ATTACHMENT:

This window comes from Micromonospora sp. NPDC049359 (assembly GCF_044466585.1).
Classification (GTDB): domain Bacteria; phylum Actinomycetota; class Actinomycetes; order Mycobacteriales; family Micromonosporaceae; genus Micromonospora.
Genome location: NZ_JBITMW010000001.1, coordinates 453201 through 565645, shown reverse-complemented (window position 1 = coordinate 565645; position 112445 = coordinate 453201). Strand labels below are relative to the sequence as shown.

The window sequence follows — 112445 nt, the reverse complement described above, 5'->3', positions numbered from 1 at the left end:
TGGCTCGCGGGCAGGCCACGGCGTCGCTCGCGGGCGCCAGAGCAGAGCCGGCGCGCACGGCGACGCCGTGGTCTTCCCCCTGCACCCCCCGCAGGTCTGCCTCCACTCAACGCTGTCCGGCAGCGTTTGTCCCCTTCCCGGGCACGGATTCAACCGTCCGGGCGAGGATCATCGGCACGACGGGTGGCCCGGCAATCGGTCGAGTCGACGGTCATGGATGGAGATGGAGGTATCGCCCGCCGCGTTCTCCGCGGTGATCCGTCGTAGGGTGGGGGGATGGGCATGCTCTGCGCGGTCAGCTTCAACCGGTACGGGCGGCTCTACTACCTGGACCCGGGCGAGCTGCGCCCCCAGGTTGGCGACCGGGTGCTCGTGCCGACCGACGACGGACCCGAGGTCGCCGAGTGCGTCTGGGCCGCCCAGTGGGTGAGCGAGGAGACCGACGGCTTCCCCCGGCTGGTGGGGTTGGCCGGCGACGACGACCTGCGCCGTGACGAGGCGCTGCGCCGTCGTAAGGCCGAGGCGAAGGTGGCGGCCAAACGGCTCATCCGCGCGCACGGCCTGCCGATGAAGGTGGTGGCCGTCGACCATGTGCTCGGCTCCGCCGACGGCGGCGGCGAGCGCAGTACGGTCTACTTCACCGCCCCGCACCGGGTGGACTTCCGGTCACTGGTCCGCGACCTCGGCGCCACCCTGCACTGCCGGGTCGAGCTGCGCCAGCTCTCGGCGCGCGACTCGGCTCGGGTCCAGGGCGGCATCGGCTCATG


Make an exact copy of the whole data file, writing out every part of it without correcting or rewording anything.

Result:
This window comes from Micromonospora sp. NPDC049359 (assembly GCF_044466585.1).
Classification (GTDB): domain Bacteria; phylum Actinomycetota; class Actinomycetes; order Mycobacteriales; family Micromonosporaceae; genus Micromonospora.
Genome location: NZ_JBITMW010000001.1, coordinates 453201 through 565645, shown reverse-complemented (window position 1 = coordinate 565645; position 112445 = coordinate 453201). Strand labels below are relative to the sequence as shown.

The window sequence follows — 112445 nt, the reverse complement described above, 5'->3', positions numbered from 1 at the left end:
TGGCTCGCGGGCAGGCCACGGCGTCGCTCGCGGGCGCCAGAGCAGAGCCGGCGCGCACGGCGACGCCGTGGTCTTCCCCCTGCACCCCCCGCAGGTCTGCCTCCACTCAACGCTGTCCGGCAGCGTTTGTCCCCTTCCCGGGCACGGATTCAACCGTCCGGGCGAGGATCATCGGCACGACGGGTGGCCCGGCAATCGGTCGAGTCGACGGTCATGGATGGAGATGGAGGTATCGCCCGCCGCGTTCTCCGCGGTGATCCGTCGTAGGGTGGGGGGATGGGCATGCTCTGCGCGGTCAGCTTCAACCGGTACGGGCGGCTCTACTACCTGGACCCGGGCGAGCTGCGCCCCCAGGTTGGCGACCGGGTGCTCGTGCCGACCGACGACGGACCCGAGGTCGCCGAGTGCGTCTGGGCCGCCCAGTGGGTGAGCGAGGAGACCGACGGCTTCCCCCGGCTGGTGGGGTTGGCCGGCGACGACGACCTGCGCCGTGACGAGGCGCTGCGCCGTCGTAAGGCCGAGGCGAAGGTGGCGGCCAAACGGCTCATCCGCGCGCACGGCCTGCCGATGAAGGTGGTGGCCGTCGACCATGTGCTCGGCTCCGCCGACGGCGGCGGCGAGCGCAGTACGGTCTACTTCACCGCCCCGCACCGGGTGGACTTCCGGTCACTGGTCCGCGACCTCGGCGCCACCCTGCACTGCCGGGTCGAGCTGCGCCAGCTCTCGGCGCGCGACTCGGCTCGGGTCCAGGGCGGCATCGGCTCATG